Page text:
Some thoughts on the Trinity (from Systematic I)

. Who is the God that Christians worship?[1] Simply put, Christians worship the Father-Son-Spirit God. Christians have always worshipped this God because this is the God that Jesus claimed to both be and reveal (Mt. 11:27).[2] This is the God of the Old Testament and the God of the New Testament.[3] Christians worship the Father-Son-Spirit God.
Fairly quickly, the fact that there was something unique about this God caused controversy in and around the church. In claiming to be and reveal God, Jesus pushed against the human definitions of God found in the Greek and Jewish religio-philosophical language of the time. After Jesus’ crucifixion, resurrection, and ascension, the church - filled with the Holy Spirit - sought adequate language to describe the truth revealed in Jesus about God.[4] Over the next several centuries, the church settled on the word Trinity to describe the Father-Son-Spirit God of their worship.

What it means that God is Triune.
. God is Triune. God is a Tri-unity, three-in-one, the Father-Son-Spirit God. The doctrine of the Trinity is the church’s best attempt to explain how there can be both unity and difference in God.[5] Thomas C. Oden explains: “The problem faced by the early Christian teaching was not whether Christ was God, but how, within the bounds of monotheistic faith, the unity of God could be maintained while holding equally to the deity of One who is distinct from God the Father” (The Living God, p. 216).
. The doctrine of the Trinity teaches God is one substance with three persons.[6] These words, ‘substance’ and ‘persons,’ lose some meaning when transported from Greek to English, so we need some explanation. What the early church communicated with the idea of ‘substance’ was that there is one God: the Son is God, the Father is God, and the Spirit is God (ie. The Father-Son-Spirit God). God is unified (they taught), but there is also real difference in the ‘persons’ of God. The Father is not the Son or the Spirit; the Son is not the Father or the Spirit; the Spirit is not the Father or the Son. In the Trinity, there is unity and difference, real relationship.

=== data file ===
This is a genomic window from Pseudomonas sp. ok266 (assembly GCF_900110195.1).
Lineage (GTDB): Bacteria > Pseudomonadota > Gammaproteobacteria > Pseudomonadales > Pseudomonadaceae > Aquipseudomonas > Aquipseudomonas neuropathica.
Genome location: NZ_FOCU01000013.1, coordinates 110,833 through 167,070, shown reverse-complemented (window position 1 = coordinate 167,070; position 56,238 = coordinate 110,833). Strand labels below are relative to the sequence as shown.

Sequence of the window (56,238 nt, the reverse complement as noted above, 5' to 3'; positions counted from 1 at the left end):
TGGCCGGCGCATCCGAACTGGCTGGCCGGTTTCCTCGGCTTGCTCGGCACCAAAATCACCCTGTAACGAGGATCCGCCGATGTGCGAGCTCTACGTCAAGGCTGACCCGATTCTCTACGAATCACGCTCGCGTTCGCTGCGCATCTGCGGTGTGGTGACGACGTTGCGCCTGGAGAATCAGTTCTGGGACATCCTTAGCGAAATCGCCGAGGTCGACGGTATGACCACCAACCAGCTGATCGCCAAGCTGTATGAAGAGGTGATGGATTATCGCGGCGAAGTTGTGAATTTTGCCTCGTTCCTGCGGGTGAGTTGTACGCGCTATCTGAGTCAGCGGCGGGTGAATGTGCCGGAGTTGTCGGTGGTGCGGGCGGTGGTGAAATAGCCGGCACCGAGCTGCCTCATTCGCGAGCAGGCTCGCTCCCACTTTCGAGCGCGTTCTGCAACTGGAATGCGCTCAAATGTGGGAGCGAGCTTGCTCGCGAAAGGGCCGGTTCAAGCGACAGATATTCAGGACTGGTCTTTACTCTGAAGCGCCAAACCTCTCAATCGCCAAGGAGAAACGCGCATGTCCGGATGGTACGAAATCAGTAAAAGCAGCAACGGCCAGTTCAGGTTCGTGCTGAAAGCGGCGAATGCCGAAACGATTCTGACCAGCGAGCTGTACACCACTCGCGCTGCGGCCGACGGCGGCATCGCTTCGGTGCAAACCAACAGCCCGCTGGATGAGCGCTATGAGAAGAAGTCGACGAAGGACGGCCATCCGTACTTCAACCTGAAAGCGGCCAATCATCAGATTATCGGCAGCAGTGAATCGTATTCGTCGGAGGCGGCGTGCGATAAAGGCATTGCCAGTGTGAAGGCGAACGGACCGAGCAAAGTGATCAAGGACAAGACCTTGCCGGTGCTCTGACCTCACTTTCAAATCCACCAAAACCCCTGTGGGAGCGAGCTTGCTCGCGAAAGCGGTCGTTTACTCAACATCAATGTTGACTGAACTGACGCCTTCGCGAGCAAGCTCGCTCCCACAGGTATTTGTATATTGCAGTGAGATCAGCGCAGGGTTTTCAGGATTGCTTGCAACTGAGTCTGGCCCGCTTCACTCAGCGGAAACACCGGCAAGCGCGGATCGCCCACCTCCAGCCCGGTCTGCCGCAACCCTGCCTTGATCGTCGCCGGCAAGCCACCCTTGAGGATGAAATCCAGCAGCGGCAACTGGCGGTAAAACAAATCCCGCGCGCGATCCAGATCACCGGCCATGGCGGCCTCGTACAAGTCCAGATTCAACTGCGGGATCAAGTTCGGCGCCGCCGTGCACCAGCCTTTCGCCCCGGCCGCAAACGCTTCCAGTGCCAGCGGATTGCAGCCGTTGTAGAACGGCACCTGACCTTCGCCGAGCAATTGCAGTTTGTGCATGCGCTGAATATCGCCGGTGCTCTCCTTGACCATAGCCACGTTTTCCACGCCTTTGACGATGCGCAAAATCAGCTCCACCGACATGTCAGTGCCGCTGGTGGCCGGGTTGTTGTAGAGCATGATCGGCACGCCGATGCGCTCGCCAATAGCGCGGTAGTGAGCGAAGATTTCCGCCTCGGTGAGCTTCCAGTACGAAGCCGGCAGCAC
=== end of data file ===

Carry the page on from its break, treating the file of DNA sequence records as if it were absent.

. The doctrine of the Trinity is unique and mysterious. Over the centuries, people have presented alternatives to this doctrine, but each alternative has led to error and has been labeled heresy by the church. Let’s examine these heresies and then, perhaps, it will become clearer why Christians believe this doctrine.


How the doctrine of the Trinity contrasts with ancient heresies.
. The doctrine of the Trinity holds that there is both unity and difference in the Godhead.[7] In the early church, people presented alternatives to this doctrine, either denying the unity of God or the difference within God. A few of these heresies were tri-theism, modalism, and subordinationism.[8]
. Tri-theism taught that Christians should worship three gods: that the Father was a god, the Son was another god, and the Spirit was a third god. This denies the essential unity of being (‘homoousion’) in the Godhead and introduces tension between the gods. If the three gods have three different beings, then none of them is free, for the other two check the god’s ability to act according to his character.[9] This also opens the door for a dualistic framework in which two gods – one good and the other evil – are locked in eternal combat.[10] Tri-theism was, therefore, considered inconsistent with Christian orthodoxy.
. Modalism taught that Christians should worship one God in three disguises, that difference and distinction in the Trinity was temporary, role-related, and mostly semantic. With a modalistic framework, one ends up with a God whose behavior is inconsistent (which disguise will God be wearing today - Angry Father or Loving Son?) and a God who lacked eternal relationship (meaning that God has improved or is improving as history progresses, making God both dependent on his Creation and less than perfect). Modalism was, therefore, considered inconsistent with Christian orthodoxy.